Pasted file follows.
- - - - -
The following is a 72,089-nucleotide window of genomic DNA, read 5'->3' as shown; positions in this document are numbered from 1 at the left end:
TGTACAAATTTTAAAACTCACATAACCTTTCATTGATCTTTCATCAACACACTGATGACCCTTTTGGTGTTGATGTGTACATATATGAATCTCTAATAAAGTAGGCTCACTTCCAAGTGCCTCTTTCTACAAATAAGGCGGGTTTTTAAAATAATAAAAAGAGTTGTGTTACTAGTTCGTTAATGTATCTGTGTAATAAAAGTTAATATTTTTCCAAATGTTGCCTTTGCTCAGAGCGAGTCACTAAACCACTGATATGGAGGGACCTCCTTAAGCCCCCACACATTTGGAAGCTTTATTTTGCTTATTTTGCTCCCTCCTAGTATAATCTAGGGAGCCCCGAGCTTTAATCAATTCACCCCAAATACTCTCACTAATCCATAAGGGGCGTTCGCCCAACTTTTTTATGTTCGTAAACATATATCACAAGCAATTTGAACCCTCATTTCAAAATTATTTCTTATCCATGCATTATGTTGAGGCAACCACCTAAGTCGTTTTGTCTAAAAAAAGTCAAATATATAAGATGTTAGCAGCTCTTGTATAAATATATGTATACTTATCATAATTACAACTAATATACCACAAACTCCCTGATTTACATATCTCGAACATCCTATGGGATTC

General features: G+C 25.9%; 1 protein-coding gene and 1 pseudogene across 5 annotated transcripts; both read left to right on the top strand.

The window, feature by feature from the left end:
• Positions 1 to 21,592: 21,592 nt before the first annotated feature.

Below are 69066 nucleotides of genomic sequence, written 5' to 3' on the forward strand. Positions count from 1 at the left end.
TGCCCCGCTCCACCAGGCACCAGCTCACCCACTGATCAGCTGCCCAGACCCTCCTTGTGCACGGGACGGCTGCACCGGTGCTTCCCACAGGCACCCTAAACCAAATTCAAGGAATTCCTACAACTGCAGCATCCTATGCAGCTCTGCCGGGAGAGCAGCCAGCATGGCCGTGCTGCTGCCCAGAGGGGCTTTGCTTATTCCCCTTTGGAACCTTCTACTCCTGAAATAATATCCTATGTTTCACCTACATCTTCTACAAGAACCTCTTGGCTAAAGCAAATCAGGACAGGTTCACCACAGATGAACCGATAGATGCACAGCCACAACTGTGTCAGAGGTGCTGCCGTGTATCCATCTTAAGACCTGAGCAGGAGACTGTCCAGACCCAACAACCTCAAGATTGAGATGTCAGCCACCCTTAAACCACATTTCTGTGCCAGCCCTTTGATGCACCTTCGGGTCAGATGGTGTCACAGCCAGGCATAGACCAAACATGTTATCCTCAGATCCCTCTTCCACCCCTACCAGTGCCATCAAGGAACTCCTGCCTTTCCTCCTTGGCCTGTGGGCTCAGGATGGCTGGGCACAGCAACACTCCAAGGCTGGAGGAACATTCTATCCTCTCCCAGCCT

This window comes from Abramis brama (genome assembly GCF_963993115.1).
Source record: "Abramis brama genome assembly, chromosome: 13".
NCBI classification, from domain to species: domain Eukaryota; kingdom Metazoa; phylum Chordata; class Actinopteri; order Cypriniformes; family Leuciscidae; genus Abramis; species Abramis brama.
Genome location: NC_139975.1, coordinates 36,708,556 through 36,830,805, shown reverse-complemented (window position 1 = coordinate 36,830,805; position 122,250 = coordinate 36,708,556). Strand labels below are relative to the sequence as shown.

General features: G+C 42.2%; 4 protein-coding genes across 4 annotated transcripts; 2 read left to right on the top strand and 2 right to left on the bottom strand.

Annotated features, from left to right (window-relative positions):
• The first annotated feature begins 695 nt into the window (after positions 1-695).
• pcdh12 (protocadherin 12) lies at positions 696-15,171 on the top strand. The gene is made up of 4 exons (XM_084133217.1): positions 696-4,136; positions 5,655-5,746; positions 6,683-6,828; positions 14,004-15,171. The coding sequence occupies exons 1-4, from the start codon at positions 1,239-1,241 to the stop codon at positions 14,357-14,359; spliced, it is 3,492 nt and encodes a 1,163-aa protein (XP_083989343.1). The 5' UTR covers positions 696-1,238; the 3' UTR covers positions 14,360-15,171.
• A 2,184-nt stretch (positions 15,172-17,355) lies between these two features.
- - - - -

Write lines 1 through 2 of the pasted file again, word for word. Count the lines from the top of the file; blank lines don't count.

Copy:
The following is a 72,089-nucleotide window of genomic DNA, read 5'->3' as shown; positions in this document are numbered from 1 at the left end:
TGTACAAATTTTAAAACTCACATAACCTTTCATTGATCTTTCATCAACACACTGATGACCCTTTTGGTGTTGATGTGTACATATATGAATCTCTAATAAAGTAGGCTCACTTCCAAGTGCCTCTTTCTACAAATAAGGCGGGTTTTTAAAATAATAAAAAGAGTTGTGTTACTAGTTCGTTAATGTATCTGTGTAATAAAAGTTAATATTTTTCCAAATGTTGCCTTTGCTCAGAGCGAGTCACTAAACCACTGATATGGAGGGACCTCCTTAAGCCCCCACACATTTGGAAGCTTTATTTTGCTTATTTTGCTCCCTCCTAGTATAATCTAGGGAGCCCCGAGCTTTAATCAATTCACCCCAAATACTCTCACTAATCCATAAGGGGCGTTCGCCCAACTTTTTTATGTTCGTAAACATATATCACAAGCAATTTGAACCCTCATTTCAAAATTATTTCTTATCCATGCATTATGTTGAGGCAACCACCTAAGTCGTTTTGTCTAAAAAAAGTCAAATATATAAGATGTTAGCAGCTCTTGTATAAATATATGTATACTTATCATAATTACAACTAATATACCACAAACTCCCTGATTTACATATCTCGAACATCCTATGGGATTC